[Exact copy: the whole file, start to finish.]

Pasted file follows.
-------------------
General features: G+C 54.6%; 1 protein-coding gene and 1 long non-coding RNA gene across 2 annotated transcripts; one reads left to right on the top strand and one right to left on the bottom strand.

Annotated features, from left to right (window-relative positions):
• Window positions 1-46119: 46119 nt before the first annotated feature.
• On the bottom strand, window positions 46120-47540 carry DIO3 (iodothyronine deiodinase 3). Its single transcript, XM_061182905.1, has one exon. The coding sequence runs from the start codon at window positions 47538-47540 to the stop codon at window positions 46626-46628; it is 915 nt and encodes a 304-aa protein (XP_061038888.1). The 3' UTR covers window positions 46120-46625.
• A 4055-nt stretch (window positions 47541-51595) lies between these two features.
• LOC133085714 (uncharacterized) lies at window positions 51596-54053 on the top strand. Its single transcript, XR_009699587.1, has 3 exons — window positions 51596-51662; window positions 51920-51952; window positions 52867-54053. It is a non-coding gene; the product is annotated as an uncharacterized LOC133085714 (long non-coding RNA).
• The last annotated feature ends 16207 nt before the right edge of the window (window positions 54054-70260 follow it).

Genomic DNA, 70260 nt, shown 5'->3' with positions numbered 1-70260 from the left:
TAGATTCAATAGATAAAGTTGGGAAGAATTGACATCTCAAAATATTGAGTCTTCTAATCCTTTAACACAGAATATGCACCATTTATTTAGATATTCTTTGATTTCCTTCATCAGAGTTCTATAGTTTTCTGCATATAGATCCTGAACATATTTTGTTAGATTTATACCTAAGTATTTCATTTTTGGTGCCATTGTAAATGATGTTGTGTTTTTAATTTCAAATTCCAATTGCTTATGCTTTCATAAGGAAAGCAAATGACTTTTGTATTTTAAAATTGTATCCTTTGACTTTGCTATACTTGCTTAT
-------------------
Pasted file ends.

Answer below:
General features: G+C 54.6%; 1 protein-coding gene and 1 long non-coding RNA gene across 2 annotated transcripts; one reads left to right on the top strand and one right to left on the bottom strand.

Annotated features, from left to right (window-relative positions):
• Window positions 1-46119: 46119 nt before the first annotated feature.
• On the bottom strand, window positions 46120-47540 carry DIO3 (iodothyronine deiodinase 3). Its single transcript, XM_061182905.1, has one exon. The coding sequence runs from the start codon at window positions 47538-47540 to the stop codon at window positions 46626-46628; it is 915 nt and encodes a 304-aa protein (XP_061038888.1). The 3' UTR covers window positions 46120-46625.
• A 4055-nt stretch (window positions 47541-51595) lies between these two features.
• LOC133085714 (uncharacterized) lies at window positions 51596-54053 on the top strand. Its single transcript, XR_009699587.1, has 3 exons — window positions 51596-51662; window positions 51920-51952; window positions 52867-54053. It is a non-coding gene; the product is annotated as an uncharacterized LOC133085714 (long non-coding RNA).
• The last annotated feature ends 16207 nt before the right edge of the window (window positions 54054-70260 follow it).

Genomic DNA, 70260 nt, shown 5'->3' with positions numbered 1-70260 from the left:
TAGATTCAATAGATAAAGTTGGGAAGAATTGACATCTCAAAATATTGAGTCTTCTAATCCTTTAACACAGAATATGCACCATTTATTTAGATATTCTTTGATTTCCTTCATCAGAGTTCTATAGTTTTCTGCATATAGATCCTGAACATATTTTGTTAGATTTATACCTAAGTATTTCATTTTTGGTGCCATTGTAAATGATGTTGTGTTTTTAATTTCAAATTCCAATTGCTTATGCTTTCATAAGGAAAGCAAATGACTTTTGTATTTTAAAATTGTATCCTTTGACTTTGCTATACTTGCTTAT